PM News Brief: Women’s Shelter Reopens in Blanding, Unemployment Holds Steady & State Asks Public For Otter Sightings
Friday evening, July 16, 2021
Utah’s June Unemployment Figures
Utah’s unemployment rate remained unchanged in June from the previous two months. It stood at 2.7%, the second lowest rate in the country after Nebraska. State officials said just over 44,000 Utahns were unemployed last month. Utah’s two-year job growth figures showed a full percentage point increase from May to June. Mark Knold, Chief Economist at the Department of Workforce Services, said that shows how well Utah’s economy is rebounding despite “rumblings of labor shortages.” The financial sector saw the biggest increase in jobs in the state in the last two years, adding almost 18,000 positions. Over that same time period, the leisure and hospitality service sector shed almost 7,000 positions. — Pamela McCall
Mike Lee’s Campaign Chest Triple That Of Challenger
Utah Republican Senator Mike Lee has more than three times the amount of money in the bank than his challenger Becky Edwards has reported. Lee’s campaign has $1.6 million on hand. In the past three months he raised $726,000. Right now, Edwards has $466,000 in the bank. — Sonja Hutson
Herriman Officers Ruled Justified In Fatal Shooting
Salt Lake County District Attorney Sim Gill ruled Friday that officers were justified in shooting and killing a man in Herriman in October 2020. Gill said a woman called 911 to report her ex-boyfriend Isaac Lemoine Christensen was outside her house, and she believed he had a gun. The woman had a protective order against him. Neighbors called 911 to say that Christensen had pointed a gun at them. Body cam footage shows Christensen lying on the ground under a van. Gill said Herriman Officers Dustin Olzack and Brady Askerlund had heard gunshots and saw a gun near Christensen. They can be heard telling him to show them his hands. Gill said they saw him reach for the gun, which is when they shot him. — Emily Means
Freight Train Derailed Due To Flood
A train derailed in rural Iron County Thursday night because of flooding in the area. It happened less than 40 miles northwest of Cedar City. All three people on the freight train were injured, according to the county sheriff’s office. There were at least 95 cargo cars involved, and one is reported to have explosive materials. Rising floodwaters kept the people from evacuating the train until emergency personnel were able to reach them over two hours later. The derailment comes as the region has been hit hard by thunderstorms and flash flooding. The state is also in the midst of a historic drought. Experts say the near record-low soil moisture exacerbates the impacts of flooding. Read the full story. — Lexi Peery, St. George
Women’s Shelter Reopens To Serve Utah Diné in Blanding
A women and children’s shelter serving Utah Navajo residents re-opened in Blanding Thursday. The Navajo Nation purchased the Gentle Ironhawk Shelter in 2018, and it will now operate under what the tribal government said is a historic partnership between the Utah Navajo Health System and the Nation’s Division of Social Services. In a news release, Navajo Nation Vice-president Myron Lizer said though they’re pleased with the reopening of the facility, there’s a need “to continue to focus our attention to the root problems that create the need for such shelters.” President Jonathan Nez signed an agreement in June to lease the facility to the UNHS to administer operations. — Pamela McCall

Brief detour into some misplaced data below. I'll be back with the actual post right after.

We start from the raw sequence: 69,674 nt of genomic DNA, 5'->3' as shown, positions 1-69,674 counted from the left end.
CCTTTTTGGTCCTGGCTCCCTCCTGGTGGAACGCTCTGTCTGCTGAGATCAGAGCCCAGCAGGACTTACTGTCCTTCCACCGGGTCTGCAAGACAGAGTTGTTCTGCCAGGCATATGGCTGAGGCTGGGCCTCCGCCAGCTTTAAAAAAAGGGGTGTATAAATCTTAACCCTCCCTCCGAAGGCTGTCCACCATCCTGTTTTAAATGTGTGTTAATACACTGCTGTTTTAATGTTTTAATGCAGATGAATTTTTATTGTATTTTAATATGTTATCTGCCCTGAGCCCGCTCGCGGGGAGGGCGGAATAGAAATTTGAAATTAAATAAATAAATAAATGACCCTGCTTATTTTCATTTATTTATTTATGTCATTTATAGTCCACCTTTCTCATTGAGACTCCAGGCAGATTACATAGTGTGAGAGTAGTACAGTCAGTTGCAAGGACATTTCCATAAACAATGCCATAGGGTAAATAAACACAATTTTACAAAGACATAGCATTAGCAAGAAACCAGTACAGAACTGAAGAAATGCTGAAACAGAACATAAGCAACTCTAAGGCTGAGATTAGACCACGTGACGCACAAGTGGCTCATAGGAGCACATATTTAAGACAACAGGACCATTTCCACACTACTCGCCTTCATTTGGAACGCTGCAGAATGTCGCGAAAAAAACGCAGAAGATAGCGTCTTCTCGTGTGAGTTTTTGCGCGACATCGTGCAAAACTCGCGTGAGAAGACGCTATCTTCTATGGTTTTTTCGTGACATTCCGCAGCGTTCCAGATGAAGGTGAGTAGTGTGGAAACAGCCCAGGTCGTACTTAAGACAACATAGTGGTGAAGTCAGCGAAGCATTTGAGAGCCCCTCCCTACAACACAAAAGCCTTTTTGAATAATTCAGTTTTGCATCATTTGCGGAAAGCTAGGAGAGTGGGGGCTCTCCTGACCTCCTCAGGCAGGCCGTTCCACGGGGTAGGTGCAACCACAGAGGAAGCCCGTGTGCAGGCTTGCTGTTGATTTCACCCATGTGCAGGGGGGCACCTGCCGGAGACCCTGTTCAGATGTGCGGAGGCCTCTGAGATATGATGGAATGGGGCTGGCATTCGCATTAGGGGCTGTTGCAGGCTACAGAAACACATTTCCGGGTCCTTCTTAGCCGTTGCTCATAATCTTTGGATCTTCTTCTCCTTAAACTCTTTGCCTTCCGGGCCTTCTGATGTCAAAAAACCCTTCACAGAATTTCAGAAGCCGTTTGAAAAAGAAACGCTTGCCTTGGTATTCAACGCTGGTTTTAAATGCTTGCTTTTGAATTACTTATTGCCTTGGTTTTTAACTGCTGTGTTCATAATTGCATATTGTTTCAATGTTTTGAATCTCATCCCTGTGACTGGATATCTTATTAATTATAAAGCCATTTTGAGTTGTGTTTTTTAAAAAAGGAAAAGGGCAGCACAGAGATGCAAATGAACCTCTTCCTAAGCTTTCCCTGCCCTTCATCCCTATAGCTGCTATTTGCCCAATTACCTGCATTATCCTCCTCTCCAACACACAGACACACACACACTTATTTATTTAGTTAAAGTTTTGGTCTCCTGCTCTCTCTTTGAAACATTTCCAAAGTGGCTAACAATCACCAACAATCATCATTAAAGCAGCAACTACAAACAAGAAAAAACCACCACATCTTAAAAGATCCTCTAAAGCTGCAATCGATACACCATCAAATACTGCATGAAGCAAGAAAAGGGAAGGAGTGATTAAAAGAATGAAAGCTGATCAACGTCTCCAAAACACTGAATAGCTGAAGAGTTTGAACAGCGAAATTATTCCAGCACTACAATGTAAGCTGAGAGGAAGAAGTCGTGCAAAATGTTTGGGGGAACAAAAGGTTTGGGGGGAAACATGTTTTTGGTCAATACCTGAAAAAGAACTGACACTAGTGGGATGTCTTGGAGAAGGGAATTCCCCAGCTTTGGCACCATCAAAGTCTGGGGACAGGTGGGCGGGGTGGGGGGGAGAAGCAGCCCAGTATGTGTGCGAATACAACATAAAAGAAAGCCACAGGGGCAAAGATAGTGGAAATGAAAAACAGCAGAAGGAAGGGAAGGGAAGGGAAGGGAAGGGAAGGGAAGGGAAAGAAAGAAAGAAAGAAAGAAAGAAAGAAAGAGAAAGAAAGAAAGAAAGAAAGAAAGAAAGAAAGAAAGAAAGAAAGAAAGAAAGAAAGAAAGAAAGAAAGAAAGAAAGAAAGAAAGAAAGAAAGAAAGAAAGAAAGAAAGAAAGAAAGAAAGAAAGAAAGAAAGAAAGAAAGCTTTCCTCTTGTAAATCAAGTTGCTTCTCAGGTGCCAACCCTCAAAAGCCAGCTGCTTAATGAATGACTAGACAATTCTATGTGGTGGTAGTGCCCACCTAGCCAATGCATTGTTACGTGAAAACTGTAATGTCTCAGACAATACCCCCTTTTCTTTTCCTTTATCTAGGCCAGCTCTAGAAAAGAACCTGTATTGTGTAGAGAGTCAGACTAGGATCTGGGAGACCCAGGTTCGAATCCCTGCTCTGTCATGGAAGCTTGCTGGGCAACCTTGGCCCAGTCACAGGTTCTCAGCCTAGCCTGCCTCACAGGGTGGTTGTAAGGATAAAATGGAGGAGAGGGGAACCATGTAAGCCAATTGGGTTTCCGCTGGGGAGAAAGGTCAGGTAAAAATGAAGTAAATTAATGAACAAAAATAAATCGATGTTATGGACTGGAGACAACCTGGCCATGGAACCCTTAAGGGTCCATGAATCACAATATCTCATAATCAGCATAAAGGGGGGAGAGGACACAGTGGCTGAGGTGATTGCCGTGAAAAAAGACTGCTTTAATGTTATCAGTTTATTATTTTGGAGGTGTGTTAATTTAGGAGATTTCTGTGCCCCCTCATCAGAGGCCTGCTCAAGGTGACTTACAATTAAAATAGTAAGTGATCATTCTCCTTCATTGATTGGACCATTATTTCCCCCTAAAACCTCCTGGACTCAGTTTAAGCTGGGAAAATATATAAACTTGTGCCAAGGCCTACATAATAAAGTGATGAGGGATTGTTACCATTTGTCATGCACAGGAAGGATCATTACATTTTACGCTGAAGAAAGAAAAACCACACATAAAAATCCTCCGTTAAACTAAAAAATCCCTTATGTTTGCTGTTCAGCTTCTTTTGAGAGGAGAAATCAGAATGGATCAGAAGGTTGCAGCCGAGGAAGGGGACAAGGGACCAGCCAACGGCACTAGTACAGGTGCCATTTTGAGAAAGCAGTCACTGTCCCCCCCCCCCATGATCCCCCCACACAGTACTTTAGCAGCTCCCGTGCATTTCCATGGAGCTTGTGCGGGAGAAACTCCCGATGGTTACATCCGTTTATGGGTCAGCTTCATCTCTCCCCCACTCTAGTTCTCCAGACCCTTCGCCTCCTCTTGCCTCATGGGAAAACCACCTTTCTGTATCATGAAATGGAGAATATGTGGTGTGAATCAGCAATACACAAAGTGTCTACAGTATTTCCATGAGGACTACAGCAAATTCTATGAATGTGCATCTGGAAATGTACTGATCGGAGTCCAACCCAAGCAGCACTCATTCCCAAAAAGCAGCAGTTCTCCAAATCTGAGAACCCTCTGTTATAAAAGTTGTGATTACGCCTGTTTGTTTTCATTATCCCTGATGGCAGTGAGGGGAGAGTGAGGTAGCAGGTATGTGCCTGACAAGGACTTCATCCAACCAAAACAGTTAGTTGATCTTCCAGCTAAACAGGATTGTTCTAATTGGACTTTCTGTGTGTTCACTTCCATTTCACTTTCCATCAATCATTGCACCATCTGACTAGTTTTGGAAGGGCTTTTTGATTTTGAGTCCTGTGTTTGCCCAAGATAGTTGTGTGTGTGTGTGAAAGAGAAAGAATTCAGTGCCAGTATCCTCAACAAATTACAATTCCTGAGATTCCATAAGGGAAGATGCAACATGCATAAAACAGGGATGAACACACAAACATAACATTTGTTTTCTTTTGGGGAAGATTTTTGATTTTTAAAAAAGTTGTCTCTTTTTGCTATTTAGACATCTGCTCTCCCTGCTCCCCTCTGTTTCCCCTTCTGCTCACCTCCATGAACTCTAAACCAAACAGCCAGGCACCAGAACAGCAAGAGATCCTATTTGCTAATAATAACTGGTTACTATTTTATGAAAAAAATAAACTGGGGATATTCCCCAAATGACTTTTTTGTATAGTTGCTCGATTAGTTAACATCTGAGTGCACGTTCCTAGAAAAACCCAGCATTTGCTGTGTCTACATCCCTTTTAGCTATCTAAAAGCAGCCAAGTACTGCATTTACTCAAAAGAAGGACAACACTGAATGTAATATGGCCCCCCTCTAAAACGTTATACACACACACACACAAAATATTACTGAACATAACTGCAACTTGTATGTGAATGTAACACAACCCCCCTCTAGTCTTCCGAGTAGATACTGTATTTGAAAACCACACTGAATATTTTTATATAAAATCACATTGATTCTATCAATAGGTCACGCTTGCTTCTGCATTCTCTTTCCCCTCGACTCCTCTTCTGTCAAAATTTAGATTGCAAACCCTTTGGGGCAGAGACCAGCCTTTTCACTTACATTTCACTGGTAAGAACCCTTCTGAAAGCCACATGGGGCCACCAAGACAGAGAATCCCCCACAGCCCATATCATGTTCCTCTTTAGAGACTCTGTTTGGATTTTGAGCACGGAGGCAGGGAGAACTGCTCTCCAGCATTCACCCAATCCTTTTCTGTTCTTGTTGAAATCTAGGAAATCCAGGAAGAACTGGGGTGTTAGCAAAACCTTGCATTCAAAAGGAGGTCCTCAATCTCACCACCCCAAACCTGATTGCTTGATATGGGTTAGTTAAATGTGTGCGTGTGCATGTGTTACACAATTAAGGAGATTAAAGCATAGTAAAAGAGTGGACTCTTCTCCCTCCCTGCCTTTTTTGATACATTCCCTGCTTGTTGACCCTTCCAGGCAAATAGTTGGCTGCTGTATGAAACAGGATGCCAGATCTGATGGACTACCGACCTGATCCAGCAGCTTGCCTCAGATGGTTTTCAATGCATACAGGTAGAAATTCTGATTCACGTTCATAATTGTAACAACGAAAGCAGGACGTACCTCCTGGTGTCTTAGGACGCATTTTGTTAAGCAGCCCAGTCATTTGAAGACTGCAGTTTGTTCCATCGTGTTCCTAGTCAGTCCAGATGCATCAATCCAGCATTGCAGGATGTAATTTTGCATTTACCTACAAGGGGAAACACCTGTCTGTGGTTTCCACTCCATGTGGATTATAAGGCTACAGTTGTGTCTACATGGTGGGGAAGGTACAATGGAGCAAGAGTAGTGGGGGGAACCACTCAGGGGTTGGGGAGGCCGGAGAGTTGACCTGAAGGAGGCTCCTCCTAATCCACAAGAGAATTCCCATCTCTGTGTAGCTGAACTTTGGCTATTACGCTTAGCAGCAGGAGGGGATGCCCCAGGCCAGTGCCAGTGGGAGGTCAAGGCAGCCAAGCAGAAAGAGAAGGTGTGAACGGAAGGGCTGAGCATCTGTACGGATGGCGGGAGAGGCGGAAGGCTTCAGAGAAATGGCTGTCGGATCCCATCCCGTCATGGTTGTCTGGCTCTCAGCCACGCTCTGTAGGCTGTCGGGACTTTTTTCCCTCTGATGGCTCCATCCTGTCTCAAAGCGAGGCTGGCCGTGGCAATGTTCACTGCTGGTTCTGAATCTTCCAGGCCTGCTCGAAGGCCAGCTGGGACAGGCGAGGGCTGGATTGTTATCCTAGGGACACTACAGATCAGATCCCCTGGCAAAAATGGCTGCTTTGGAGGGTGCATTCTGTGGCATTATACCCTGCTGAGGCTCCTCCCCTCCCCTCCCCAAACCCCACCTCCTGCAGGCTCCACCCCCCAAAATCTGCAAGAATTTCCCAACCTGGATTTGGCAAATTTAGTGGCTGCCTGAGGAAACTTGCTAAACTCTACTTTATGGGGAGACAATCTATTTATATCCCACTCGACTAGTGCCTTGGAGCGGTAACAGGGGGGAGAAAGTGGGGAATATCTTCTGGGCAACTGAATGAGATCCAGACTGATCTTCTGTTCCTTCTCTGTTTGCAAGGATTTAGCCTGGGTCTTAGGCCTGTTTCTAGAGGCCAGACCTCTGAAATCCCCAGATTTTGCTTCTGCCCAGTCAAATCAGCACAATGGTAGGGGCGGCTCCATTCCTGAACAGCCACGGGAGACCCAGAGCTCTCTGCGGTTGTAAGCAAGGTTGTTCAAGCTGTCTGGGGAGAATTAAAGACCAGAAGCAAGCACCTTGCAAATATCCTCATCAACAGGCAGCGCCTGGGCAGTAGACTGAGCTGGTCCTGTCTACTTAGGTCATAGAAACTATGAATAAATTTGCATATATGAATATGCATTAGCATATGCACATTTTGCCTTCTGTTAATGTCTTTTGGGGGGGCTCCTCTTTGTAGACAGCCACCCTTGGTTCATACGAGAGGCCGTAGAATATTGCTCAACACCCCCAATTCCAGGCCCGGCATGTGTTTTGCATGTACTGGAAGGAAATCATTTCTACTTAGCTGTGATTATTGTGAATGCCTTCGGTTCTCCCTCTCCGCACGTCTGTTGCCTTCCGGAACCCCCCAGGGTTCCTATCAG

Activists Call For Moratorium On Colorado River Water Projects
A massive new infrastructure bill is slowly moving its way through Congress this summer. But a coalition of elected officials, farmers, conservationists and tribal leaders want to make sure it doesn’t include new big pipelines or dams along the parched Colorado River. That river supplies water for 40 million people throughout the region and its two major reservoirs are at historic lows because of the drought. Kyle Roerink, executive director of the nonprofit Great Basin Water Network, called for a moratorium on projects like the Lake Powell pipeline. That pipeline would pump water from the namesake reservoir and into Utah’s fastest growing city — St. George. Roerick said his coalition isn’t opposed to smaller federal projects that would help tribal nations get drinking water though. Read the full story. — Nate Hegyi, Mountain West News Bureau
And Finally … Otters!
The Utah Division of Wildlife resources is asking people to report when they see otters. Community radio station KZMU in Moab reports the state uses the aquatic mammal to gauge the health of water environments. But spotting them isn’t easy according to Kim Hersey with the DWR. “Otters are amazing and fun species,” she said, “and they're oftentimes really hard to see and keep track of. Hersey said documenting otters is the first step in making a new management plan for the animal. The division is asking people to send sightings of river otters to firstname.lastname@example.org.